Matthew was severely retarded. He spent the bad portion of his life in Newark State Hospital, then a good portion of his life in a group home. He’s survived by me, my sister Eleanor, and our parents, Robert and Sarah. This is all that will be written about him. There will be no memorial service, no burial service.
Matthew was the family ghost, sent to live at Newark State Hospital when he was two years old. There was seldom any talk about him, family-wise, no holiday visits, no care packages sent his way. I recall that my mother and I, in the mid-70s, did pay him a visit. A neighbor took us there because my mother couldn’t drive, and I was under age. Mother went into the big brick building alone because I was too scared to go inside with her. When she came out, she said that she thought he knew who she was. The next day, it was family business as usual.
Matthew’s care varied. Once in a while photos came our way. Sometimes he was well dressed, other times not. He had his front teeth removed because he was a biter. He also had surgery on his calves because he wasn’t walking right.
His life took a turn for the better when he was moved into a nearby group home He then had a room of his own and got a great deal of individual attention. El (my sister) and I routinely got cards in the mail in his name, with a scrawl on the inside that supposedly was his signature.
I visited Matthew twice, once while on a bicycle trip cross country, and then later when I went back east to visit friends. During this visit I came to terms with the situation, accepted it and the breakup of my family for what it was, which was just the way it was.
This may be why I am not now grieving; however, I am feeling a profound sense of sadness. This sadness derives from the fact that Matthew’s life was such that family was noticeably absent from it. Though retarded, he would have taken considerable joy in our ongoing presence. The culmination of years of family absence was that he died without any of our being there. Had we been present throughout his life, and had we been there when he died, he undoubtedly would have left this world feeling less alone. And in this sense, we failed him.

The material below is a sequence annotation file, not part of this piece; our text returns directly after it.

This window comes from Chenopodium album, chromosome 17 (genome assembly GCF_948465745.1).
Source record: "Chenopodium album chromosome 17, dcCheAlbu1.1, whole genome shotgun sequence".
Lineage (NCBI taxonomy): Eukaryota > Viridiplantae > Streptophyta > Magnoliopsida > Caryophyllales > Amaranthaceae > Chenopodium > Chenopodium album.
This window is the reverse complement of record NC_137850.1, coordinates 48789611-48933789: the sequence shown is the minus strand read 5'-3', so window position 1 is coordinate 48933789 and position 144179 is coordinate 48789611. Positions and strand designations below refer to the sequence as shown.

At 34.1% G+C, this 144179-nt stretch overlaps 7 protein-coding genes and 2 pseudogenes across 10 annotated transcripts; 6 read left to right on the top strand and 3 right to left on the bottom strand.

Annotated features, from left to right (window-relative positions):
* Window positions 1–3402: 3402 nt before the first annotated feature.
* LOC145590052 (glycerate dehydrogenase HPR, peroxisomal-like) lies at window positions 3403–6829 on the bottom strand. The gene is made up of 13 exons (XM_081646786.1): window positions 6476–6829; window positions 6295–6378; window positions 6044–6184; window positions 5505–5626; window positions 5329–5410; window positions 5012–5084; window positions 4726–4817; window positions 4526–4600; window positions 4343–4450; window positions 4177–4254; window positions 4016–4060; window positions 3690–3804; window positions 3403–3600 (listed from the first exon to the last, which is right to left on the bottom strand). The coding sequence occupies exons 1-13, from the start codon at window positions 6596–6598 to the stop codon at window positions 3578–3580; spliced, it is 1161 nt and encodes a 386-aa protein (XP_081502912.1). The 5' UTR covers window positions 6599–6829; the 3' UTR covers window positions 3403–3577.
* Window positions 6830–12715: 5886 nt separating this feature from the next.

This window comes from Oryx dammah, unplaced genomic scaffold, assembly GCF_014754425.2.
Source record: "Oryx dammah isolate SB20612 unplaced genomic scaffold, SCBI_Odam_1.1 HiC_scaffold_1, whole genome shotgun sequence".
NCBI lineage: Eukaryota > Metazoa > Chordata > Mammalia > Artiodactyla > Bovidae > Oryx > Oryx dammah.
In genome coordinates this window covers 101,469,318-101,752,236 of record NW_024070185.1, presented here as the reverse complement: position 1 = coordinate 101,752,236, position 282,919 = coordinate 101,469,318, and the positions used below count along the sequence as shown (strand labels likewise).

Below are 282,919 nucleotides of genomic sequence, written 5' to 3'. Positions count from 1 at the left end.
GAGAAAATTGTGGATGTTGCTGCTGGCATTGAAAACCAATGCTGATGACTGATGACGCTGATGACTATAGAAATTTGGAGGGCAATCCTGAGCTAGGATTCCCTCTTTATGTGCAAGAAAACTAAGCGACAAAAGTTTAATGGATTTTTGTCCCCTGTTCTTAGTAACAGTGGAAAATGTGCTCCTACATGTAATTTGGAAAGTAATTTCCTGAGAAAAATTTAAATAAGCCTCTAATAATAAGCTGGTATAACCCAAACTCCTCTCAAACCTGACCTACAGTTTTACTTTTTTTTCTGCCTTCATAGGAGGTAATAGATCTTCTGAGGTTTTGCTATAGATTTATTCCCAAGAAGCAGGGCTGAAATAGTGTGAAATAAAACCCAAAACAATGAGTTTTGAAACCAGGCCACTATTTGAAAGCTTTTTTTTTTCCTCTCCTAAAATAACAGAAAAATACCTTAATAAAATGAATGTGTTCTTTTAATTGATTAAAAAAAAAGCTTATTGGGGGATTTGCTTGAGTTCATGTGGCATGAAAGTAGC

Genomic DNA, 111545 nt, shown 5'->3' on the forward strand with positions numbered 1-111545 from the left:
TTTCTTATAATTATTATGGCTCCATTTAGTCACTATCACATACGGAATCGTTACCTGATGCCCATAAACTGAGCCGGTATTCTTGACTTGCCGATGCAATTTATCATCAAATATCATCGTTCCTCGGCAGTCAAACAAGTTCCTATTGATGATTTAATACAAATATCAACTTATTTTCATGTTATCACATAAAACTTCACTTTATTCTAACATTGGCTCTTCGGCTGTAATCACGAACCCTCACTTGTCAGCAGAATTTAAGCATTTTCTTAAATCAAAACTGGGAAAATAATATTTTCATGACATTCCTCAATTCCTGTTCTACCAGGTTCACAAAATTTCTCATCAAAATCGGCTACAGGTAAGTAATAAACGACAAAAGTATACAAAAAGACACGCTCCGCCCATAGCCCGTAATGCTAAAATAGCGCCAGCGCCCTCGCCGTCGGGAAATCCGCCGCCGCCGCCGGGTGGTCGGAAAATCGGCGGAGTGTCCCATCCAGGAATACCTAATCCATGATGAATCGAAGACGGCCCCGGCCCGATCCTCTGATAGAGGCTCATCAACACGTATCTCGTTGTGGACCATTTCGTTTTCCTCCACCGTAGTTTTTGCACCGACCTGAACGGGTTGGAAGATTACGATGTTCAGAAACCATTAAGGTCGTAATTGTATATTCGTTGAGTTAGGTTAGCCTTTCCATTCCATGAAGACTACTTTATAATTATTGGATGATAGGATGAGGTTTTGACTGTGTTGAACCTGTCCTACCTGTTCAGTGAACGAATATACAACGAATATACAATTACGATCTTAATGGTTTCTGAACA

My family members’ reactions to his death are indeed puzzling. My father did well in insisting that Matthew be taken off life support – after he did this Matthew died eight minutes later. Now he’s working on getting Matthew’s ashes. I guess he’s going to spread them in NH, a place that Matthew never visited. I don’t understand, why this sudden burst of sentiment? How come he never once went to visit his son?
My sister’s reaction to her brother’s death is equally puzzling. She’s now grieving for a family she rightfully said fell apart right after Matthew’s departure. This I understand. What I don’t understand is why, in the past, when I attempted to talk with her about Matthew she acted indifferent. I then attributed this to the fact that Matthew and his concerns were of little consequence to her. Now she’s emoting.
My sister now has a difficult task ahead of her; that is, she is going to have to tell our mother, who is 86, that her son has just passed away. El told me last night that mother is losing her short term memory, so she doesn’t remember from day to day. So she will be forced to tell her the same thing again and again, each and every day. It will sort of be like the movie Groundhog Day – El will have to keep doing this task until she gets it right.
Bottom line – there is no way of righting past wrongs.
Next: 179. 7/12/15: Eulogy for a Chicken